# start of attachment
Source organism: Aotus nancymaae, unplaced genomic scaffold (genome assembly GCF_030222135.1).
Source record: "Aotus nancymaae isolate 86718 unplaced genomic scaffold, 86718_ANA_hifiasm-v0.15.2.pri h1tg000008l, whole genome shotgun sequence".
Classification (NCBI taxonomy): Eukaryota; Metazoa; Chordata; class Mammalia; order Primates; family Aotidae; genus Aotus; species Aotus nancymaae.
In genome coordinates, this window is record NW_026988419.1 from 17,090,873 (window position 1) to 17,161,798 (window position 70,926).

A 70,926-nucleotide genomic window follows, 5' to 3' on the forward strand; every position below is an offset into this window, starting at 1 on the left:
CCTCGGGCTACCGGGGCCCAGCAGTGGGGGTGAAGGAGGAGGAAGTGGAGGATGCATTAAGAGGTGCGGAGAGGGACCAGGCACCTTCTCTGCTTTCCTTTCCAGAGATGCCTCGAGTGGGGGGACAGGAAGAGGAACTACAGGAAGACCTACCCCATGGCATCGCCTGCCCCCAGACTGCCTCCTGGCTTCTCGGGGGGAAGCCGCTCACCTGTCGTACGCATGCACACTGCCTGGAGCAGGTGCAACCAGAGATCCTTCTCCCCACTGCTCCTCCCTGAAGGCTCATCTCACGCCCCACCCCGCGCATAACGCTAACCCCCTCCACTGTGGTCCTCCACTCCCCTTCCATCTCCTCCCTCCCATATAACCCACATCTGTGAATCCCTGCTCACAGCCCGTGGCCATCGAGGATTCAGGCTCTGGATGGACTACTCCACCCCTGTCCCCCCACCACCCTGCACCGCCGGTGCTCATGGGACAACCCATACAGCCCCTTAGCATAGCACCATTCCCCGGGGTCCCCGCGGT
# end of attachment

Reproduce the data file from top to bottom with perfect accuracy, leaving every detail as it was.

Source organism: Aotus nancymaae, unplaced genomic scaffold (genome assembly GCF_030222135.1).
Source record: "Aotus nancymaae isolate 86718 unplaced genomic scaffold, 86718_ANA_hifiasm-v0.15.2.pri h1tg000008l, whole genome shotgun sequence".
Classification (NCBI taxonomy): Eukaryota; Metazoa; Chordata; class Mammalia; order Primates; family Aotidae; genus Aotus; species Aotus nancymaae.
In genome coordinates, this window is record NW_026988419.1 from 17,090,873 (window position 1) to 17,161,798 (window position 70,926).

A 70,926-nucleotide genomic window follows, 5' to 3' on the forward strand; every position below is an offset into this window, starting at 1 on the left:
CCTCGGGCTACCGGGGCCCAGCAGTGGGGGTGAAGGAGGAGGAAGTGGAGGATGCATTAAGAGGTGCGGAGAGGGACCAGGCACCTTCTCTGCTTTCCTTTCCAGAGATGCCTCGAGTGGGGGGACAGGAAGAGGAACTACAGGAAGACCTACCCCATGGCATCGCCTGCCCCCAGACTGCCTCCTGGCTTCTCGGGGGGAAGCCGCTCACCTGTCGTACGCATGCACACTGCCTGGAGCAGGTGCAACCAGAGATCCTTCTCCCCACTGCTCCTCCCTGAAGGCTCATCTCACGCCCCACCCCGCGCATAACGCTAACCCCCTCCACTGTGGTCCTCCACTCCCCTTCCATCTCCTCCCTCCCATATAACCCACATCTGTGAATCCCTGCTCACAGCCCGTGGCCATCGAGGATTCAGGCTCTGGATGGACTACTCCACCCCTGTCCCCCCACCACCCTGCACCGCCGGTGCTCATGGGACAACCCATACAGCCCCTTAGCATAGCACCATTCCCCGGGGTCCCCGCGGT